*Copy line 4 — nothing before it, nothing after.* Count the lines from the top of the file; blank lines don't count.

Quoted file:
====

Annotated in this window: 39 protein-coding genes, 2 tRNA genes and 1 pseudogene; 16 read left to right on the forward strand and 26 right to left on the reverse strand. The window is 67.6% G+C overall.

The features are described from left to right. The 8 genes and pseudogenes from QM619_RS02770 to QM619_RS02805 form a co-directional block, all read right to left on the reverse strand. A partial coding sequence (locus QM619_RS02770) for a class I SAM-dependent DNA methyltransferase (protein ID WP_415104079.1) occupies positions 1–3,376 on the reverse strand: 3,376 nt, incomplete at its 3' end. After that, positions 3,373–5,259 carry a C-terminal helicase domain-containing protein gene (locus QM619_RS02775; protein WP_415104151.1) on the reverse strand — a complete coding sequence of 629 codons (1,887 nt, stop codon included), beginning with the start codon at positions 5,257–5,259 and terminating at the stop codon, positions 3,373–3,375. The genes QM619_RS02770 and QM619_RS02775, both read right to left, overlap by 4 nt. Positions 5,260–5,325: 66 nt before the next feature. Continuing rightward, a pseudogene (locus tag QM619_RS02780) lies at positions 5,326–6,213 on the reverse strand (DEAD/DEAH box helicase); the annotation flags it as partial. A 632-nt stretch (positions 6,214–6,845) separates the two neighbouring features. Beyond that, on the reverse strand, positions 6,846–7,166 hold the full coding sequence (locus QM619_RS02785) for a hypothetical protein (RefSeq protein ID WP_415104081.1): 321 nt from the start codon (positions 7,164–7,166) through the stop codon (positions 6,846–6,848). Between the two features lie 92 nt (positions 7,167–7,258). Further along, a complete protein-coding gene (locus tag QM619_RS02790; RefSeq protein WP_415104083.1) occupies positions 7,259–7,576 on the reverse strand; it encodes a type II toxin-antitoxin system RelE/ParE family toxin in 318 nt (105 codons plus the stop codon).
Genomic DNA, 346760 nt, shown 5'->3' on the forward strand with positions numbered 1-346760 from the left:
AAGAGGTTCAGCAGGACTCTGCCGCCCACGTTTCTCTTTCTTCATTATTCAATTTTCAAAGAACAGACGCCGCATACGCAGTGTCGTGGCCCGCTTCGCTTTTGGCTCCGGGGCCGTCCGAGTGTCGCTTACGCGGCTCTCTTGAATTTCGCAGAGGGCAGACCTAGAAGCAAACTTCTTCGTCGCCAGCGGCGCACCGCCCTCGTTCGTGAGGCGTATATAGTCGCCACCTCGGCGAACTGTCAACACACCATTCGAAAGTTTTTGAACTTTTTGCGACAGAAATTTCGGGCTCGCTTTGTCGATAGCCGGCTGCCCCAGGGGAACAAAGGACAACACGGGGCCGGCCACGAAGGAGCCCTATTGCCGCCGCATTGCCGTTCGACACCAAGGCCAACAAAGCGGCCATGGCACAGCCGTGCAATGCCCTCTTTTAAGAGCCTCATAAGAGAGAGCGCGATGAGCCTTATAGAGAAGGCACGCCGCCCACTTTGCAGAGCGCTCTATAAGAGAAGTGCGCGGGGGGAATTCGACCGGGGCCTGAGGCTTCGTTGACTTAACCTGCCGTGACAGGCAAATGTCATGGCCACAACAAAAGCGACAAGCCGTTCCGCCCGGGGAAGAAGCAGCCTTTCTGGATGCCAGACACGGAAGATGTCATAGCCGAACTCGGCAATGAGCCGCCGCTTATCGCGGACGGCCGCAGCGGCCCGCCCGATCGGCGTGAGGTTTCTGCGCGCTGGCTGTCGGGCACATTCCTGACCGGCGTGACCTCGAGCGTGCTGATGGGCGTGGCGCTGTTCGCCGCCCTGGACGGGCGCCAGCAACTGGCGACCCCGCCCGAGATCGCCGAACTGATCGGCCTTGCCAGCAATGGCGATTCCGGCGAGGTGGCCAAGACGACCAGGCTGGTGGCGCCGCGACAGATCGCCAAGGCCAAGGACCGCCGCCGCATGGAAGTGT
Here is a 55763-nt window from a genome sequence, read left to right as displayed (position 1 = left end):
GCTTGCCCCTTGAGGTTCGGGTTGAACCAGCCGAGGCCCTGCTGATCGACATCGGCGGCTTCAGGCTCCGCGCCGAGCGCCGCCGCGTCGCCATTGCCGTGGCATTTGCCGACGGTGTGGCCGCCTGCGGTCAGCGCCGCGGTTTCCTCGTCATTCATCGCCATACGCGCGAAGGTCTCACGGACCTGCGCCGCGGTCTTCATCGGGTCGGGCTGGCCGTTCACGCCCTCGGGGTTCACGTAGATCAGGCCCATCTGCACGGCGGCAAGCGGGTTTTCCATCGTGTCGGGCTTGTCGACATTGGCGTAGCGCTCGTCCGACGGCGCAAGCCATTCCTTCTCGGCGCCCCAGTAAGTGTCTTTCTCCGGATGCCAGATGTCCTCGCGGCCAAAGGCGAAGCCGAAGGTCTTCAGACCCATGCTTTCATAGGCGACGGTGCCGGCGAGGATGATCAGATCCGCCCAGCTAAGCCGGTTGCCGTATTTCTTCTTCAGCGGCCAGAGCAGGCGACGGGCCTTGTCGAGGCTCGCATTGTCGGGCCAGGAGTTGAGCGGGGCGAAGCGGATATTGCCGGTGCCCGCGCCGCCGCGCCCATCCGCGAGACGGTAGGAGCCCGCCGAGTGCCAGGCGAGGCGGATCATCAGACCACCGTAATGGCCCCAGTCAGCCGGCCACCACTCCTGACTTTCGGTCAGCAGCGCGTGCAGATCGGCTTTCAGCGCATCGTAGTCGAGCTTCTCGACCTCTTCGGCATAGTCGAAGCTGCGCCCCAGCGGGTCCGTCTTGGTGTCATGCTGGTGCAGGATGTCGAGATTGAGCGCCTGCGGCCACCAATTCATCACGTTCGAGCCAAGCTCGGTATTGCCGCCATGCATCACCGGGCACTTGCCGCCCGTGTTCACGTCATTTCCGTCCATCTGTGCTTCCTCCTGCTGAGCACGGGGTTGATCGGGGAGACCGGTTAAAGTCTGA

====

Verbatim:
AAGAGGTTCAGCAGGACTCTGCCGCCCACGTTTCTCTTTCTTCATTATTCAATTTTCAAAGAACAGACGCCGCATACGCAGTGTCGTGGCCCGCTTCGCTTTTGGCTCCGGGGCCGTCCGAGTGTCGCTTACGCGGCTCTCTTGAATTTCGCAGAGGGCAGACCTAGAAGCAAACTTCTTCGTCGCCAGCGGCGCACCGCCCTCGTTCGTGAGGCGTATATAGTCGCCACCTCGGCGAACTGTCAACACACCATTCGAAAGTTTTTGAACTTTTTGCGACAGAAATTTCGGGCTCGCTTTGTCGATAGCCGGCTGCCCCAGGGGAACAAAGGACAACACGGGGCCGGCCACGAAGGAGCCCTATTGCCGCCGCATTGCCGTTCGACACCAAGGCCAACAAAGCGGCCATGGCACAGCCGTGCAATGCCCTCTTTTAAGAGCCTCATAAGAGAGAGCGCGATGAGCCTTATAGAGAAGGCACGCCGCCCACTTTGCAGAGCGCTCTATAAGAGAAGTGCGCGGGGGGAATTCGACCGGGGCCTGAGGCTTCGTTGACTTAACCTGCCGTGACAGGCAAATGTCATGGCCACAACAAAAGCGACAAGCCGTTCCGCCCGGGGAAGAAGCAGCCTTTCTGGATGCCAGACACGGAAGATGTCATAGCCGAACTCGGCAATGAGCCGCCGCTTATCGCGGACGGCCGCAGCGGCCCGCCCGATCGGCGTGAGGTTTCTGCGCGCTGGCTGTCGGGCACATTCCTGACCGGCGTGACCTCGAGCGTGCTGATGGGCGTGGCGCTGTTCGCCGCCCTGGACGGGCGCCAGCAACTGGCGACCCCGCCCGAGATCGCCGAACTGATCGGCCTTGCCAGCAATGGCGATTCCGGCGAGGTGGCCAAGACGACCAGGCTGGTGGCGCCGCGACAGATCGCCAAGGCCAAGGACCGCCGCCGCATGGAAGTGT